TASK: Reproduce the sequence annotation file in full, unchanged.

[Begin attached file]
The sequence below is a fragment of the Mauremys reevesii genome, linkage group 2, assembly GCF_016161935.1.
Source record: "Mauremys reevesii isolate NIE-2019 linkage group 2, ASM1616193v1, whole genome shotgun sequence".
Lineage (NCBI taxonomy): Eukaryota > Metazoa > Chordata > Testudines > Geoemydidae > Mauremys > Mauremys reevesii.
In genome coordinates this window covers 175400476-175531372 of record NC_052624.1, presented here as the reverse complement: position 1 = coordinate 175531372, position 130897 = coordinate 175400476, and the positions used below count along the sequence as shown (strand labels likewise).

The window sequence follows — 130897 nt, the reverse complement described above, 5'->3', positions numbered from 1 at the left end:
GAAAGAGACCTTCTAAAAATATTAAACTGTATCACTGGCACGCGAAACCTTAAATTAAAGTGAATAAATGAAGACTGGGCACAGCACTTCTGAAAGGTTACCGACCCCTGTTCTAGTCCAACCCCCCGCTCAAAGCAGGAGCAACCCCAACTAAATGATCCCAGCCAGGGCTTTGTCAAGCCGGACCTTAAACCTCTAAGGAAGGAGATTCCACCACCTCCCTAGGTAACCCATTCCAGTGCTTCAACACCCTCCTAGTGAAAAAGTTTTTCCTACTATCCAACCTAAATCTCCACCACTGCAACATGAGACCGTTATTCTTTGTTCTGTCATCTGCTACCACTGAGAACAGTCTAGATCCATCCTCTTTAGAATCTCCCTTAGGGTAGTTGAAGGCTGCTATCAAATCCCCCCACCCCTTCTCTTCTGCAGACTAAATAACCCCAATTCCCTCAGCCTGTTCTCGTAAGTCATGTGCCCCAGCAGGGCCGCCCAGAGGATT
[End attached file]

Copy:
The sequence below is a fragment of the Mauremys reevesii genome, linkage group 2, assembly GCF_016161935.1.
Source record: "Mauremys reevesii isolate NIE-2019 linkage group 2, ASM1616193v1, whole genome shotgun sequence".
Lineage (NCBI taxonomy): Eukaryota > Metazoa > Chordata > Testudines > Geoemydidae > Mauremys > Mauremys reevesii.
In genome coordinates this window covers 175400476-175531372 of record NC_052624.1, presented here as the reverse complement: position 1 = coordinate 175531372, position 130897 = coordinate 175400476, and the positions used below count along the sequence as shown (strand labels likewise).

The window sequence follows — 130897 nt, the reverse complement described above, 5'->3', positions numbered from 1 at the left end:
GAAAGAGACCTTCTAAAAATATTAAACTGTATCACTGGCACGCGAAACCTTAAATTAAAGTGAATAAATGAAGACTGGGCACAGCACTTCTGAAAGGTTACCGACCCCTGTTCTAGTCCAACCCCCCGCTCAAAGCAGGAGCAACCCCAACTAAATGATCCCAGCCAGGGCTTTGTCAAGCCGGACCTTAAACCTCTAAGGAAGGAGATTCCACCACCTCCCTAGGTAACCCATTCCAGTGCTTCAACACCCTCCTAGTGAAAAAGTTTTTCCTACTATCCAACCTAAATCTCCACCACTGCAACATGAGACCGTTATTCTTTGTTCTGTCATCTGCTACCACTGAGAACAGTCTAGATCCATCCTCTTTAGAATCTCCCTTAGGGTAGTTGAAGGCTGCTATCAAATCCCCCCACCCCTTCTCTTCTGCAGACTAAATAACCCCAATTCCCTCAGCCTGTTCTCGTAAGTCATGTGCCCCAGCAGGGCCGCCCAGAGGATT